Busselton resident Paige Ingram said she received two messages left by ATO scammers who threatened her with legal action if she didn’t call them back.
Ms Ingram said the person sounded aggressive and would be intimidating and frightening for people who weren’t aware of the scam.
The scammer, who goes by the name of Alex King, claims to be from the Australian Tax Office and states criminal charges are pending due to unpaid taxes.
Busselton Dunsborough Mail played along with King’s scam attempting to get more information but was stonewalled.
King said, “You have been called because the police department has an warrant for your arrest, you may be aware of this and they are very serious charges."
To avoid being arrested, he asked for some details for his records but when questioned about who he was and why he was calling King became angry.
“Do not take that tone with me,” he said.
“I am hanging up the phone.”
The Australia Tax Office is aware of several types of scam calls around this time and the Department of Commerce says it is a common tactic that preys on senior citizens.
In May 2015 Consumer Protection/WA ScamNet received 300 calls about ATO scams over West Australia, an increase on 145 recorded calls from January to April 2015.
People who received the phone call have reported the incident on social media to warn others. The scam seems to unfold the same way each time.
“Consumer Protection is concerned the threatening nature of the ATO scam calls is intimidating many in our community,” Acting Commissioner for Consumer Protection David Hillyard.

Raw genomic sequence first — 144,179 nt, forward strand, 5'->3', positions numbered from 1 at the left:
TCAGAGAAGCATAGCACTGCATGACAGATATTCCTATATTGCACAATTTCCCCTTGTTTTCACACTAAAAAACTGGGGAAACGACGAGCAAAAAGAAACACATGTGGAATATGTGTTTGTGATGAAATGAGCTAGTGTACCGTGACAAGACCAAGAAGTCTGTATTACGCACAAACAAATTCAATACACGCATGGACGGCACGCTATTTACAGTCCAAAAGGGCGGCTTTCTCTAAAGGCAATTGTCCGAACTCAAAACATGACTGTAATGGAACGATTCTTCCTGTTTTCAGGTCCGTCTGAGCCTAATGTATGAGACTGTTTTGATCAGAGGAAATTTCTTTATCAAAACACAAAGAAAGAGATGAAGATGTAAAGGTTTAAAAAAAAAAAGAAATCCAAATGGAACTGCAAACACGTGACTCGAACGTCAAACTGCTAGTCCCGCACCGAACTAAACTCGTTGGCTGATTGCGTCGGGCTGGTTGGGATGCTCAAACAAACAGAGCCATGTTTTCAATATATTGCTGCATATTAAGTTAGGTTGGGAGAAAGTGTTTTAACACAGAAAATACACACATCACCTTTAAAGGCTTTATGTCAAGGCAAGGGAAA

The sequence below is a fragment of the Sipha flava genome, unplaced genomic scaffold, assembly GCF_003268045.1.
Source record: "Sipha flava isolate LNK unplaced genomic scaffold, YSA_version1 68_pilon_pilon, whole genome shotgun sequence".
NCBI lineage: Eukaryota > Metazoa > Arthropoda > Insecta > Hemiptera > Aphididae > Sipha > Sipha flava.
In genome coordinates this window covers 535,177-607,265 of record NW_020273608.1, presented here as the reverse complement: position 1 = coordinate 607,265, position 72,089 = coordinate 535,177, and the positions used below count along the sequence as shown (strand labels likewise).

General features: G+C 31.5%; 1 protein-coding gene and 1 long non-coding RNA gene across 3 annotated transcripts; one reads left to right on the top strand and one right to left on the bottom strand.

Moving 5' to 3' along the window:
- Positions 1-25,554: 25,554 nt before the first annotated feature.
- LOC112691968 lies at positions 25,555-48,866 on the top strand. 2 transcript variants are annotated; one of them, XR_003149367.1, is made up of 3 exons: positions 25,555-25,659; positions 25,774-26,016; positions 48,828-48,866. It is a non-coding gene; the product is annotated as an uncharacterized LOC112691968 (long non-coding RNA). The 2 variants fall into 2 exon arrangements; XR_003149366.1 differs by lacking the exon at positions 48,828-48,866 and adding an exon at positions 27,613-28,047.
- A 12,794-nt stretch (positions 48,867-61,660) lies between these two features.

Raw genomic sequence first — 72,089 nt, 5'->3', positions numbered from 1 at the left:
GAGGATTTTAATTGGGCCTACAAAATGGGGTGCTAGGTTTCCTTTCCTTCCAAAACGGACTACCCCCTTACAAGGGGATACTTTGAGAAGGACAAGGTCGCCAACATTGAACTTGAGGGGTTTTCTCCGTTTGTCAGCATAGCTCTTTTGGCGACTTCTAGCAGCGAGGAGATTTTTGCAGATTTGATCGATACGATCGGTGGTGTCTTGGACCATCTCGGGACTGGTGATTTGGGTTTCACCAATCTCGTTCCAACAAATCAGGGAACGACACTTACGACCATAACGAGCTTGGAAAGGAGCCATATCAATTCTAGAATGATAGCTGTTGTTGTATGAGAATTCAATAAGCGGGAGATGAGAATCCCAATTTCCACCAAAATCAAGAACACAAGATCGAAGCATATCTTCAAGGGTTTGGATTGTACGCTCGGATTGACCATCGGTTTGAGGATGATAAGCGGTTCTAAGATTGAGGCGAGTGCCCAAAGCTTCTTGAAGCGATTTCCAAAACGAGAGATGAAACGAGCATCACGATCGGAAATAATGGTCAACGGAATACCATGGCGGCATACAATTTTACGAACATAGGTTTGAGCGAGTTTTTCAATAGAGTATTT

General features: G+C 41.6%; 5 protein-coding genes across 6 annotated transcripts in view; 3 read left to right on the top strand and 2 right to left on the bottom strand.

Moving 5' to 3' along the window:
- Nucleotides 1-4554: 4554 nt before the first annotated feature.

“The most recent tactic has been aggressive threats of court action, an arrest warrant or even prison for tax evasion unless money is paid as soon as possible.
“This is the time of year when you may think a call from the ATO about your tax return is not unusual. Don’t be tricked into transferring money for any reason.”
How to avoid scams
Consumer Protection Department of Commerce has provided some tips to avoid becoming part of a scam.
The ATO would never contact people in such an aggressive and demanding way and certainly wouldn’t threaten jail or arrest if you couldn’t pay when contacted. Nor would the ATO demand that people load money onto a prepay card at the post office.
Generally the ATO would send an SMS and or letter to remind people that payment was due. If they don’t get a response from this, they would then call to discuss payment of the outstanding debt.
There are three simple steps people can take if they have any concerns or suspicions:
1. Confirm the caller’s name and title and why they are calling.
2. Call the ATO switchboard on 13 28 69 and ask to be put through to the person who just called you.
3. Most importantly, never send money or give financial details to someone you don’t know or trust.